With British nationalist politicians and journalists promoting the opinion of a handful of tame “constitutional experts” that an independent Scotland would need to apply for membership of the European Union as a “successor state”, the SNP’s policy of an alliance with the Scandinavian block of nations (and the non-EU Norway) is an interesting – and perhaps particularly astute – one. Which raises an interesting question for those of us here: where is Ireland in all this?

If the arguments for joining a Scandinavian arc of prosperity are great, the economic, environmental, security, cultural and historic reasons for closer ties between the two surviving Gaelic nations at the edge of north-western Europe are surely even greater. Maybe Enda Kenny, instead of kowtowing in the halls of Brussels, Berlin and Paris would be better employed reaching out the hand of friendship and co-operation in Edinburgh? Perhaps a “Celtic” and “Scandinavian” block of nations, working closely together, would do more to off-set the powers of Middle Europe and the former “Great Powers” than any amount of glad-handing and treaty tinkering?

And one final point. If an independent Scotland was required to apply (reapply?) for membership of the European Union where does that leave the former, so-called “United Kingdom of Great Britain and Northern Ireland”? What are the international implications for the new sovereign national entity to be known as the “United Kingdom of England and Wales, and Northern Ireland”? Will it, per force, have to reapply for EU membership too? One cannot imagine so, or Berlin and Paris running the risk of losing the “UK” from the European fold altogether (simply think about the opportunity given to the Euro-sceptic cries for a referendum created by the scenario above). Similarly would a Reunited Ireland, in essence a new state, need to reapply for European Union membership? Did a Reunited Germany?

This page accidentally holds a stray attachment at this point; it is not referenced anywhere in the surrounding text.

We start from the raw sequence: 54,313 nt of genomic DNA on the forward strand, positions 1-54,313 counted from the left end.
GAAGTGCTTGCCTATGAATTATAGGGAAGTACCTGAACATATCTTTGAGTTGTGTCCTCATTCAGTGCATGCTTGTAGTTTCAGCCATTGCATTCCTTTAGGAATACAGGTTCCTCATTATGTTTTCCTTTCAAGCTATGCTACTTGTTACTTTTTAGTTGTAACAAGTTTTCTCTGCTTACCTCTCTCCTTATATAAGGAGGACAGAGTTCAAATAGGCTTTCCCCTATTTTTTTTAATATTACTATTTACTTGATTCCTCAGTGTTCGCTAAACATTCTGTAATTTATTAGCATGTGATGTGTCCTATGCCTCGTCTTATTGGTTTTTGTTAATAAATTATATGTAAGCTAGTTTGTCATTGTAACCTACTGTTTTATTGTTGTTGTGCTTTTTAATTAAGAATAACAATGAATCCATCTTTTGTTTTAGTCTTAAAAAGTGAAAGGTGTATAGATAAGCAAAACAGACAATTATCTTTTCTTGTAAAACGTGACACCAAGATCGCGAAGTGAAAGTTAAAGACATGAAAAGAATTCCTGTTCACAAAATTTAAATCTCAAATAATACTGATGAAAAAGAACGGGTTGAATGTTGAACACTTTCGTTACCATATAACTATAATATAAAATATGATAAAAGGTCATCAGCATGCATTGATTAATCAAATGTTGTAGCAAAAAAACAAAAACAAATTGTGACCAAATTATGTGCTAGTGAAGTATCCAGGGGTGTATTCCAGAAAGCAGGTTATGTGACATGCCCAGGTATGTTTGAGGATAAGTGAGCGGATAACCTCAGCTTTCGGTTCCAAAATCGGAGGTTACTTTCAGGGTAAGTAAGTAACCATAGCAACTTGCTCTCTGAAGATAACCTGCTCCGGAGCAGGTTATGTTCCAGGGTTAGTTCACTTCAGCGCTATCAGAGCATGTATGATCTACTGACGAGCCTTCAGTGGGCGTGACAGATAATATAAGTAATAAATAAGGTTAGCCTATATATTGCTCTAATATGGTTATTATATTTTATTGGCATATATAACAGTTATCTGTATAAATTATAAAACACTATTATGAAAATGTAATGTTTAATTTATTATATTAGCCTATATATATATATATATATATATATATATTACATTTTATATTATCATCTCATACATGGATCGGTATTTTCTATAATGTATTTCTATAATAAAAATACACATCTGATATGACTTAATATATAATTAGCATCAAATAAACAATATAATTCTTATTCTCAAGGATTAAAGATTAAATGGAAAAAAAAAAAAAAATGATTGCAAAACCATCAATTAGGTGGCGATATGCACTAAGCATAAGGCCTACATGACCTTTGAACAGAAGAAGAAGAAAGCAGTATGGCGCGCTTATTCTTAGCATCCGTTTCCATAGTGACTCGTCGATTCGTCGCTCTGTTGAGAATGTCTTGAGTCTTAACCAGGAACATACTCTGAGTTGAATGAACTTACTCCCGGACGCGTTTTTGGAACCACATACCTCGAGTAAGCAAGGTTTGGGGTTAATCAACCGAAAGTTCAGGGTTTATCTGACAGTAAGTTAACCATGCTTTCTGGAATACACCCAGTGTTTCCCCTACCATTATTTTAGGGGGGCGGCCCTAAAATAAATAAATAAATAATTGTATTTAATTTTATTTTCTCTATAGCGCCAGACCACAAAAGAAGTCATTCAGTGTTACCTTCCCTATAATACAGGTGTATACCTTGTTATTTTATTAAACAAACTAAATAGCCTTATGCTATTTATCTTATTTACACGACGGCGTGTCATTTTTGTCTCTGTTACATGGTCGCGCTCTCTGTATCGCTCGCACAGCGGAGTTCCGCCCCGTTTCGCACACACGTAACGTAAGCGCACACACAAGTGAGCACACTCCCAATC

The claims that a pro-independence Scotland would find itself cast out from the EU are dubious to say the least. The reality is simply this: in the European Union it is the bureaucrats and politicians who decide what the rules are, not lawyers and academics.

4 comments on “Scotland Calling

  1. Màrtainn Mac a' Bhàillidh

    Good article, here is the most astute analysis of these polling figures and the Unionist response I have seen so far:


  2. Unfortunately from the British Unionists perspective,they have trawled out the same tired unsubstantiated arguments for so long now, that nobody Is actually paying any head to them,apart from their media puppets.
    You put a very good question. Why is the Irish Government not making more of an effort to link forces with Scotland,and vice versa? Surely It would be to the benefit of both to support their closest Celtic relatives?
    I suspect though that Scotland is cooling towards the European Union. It Is only a hunch at present, but it seems to me that going down the ETA route like some of the Scandinavian countries is becoming a more attractive proposition. Time will tell.


    • I quiet agree. A “Celtic Block” within the EU would surely be as beneficial (and effective) as the Scandinavian Council has proved itself to be.

      Yes, I have heard some very interesting Euro-sceptical noises in SNP circles recently and some talk about the Norway-EFTA option.

      Ireland, Scotland and Wales in an EFTA-style association with a reconstituted EU?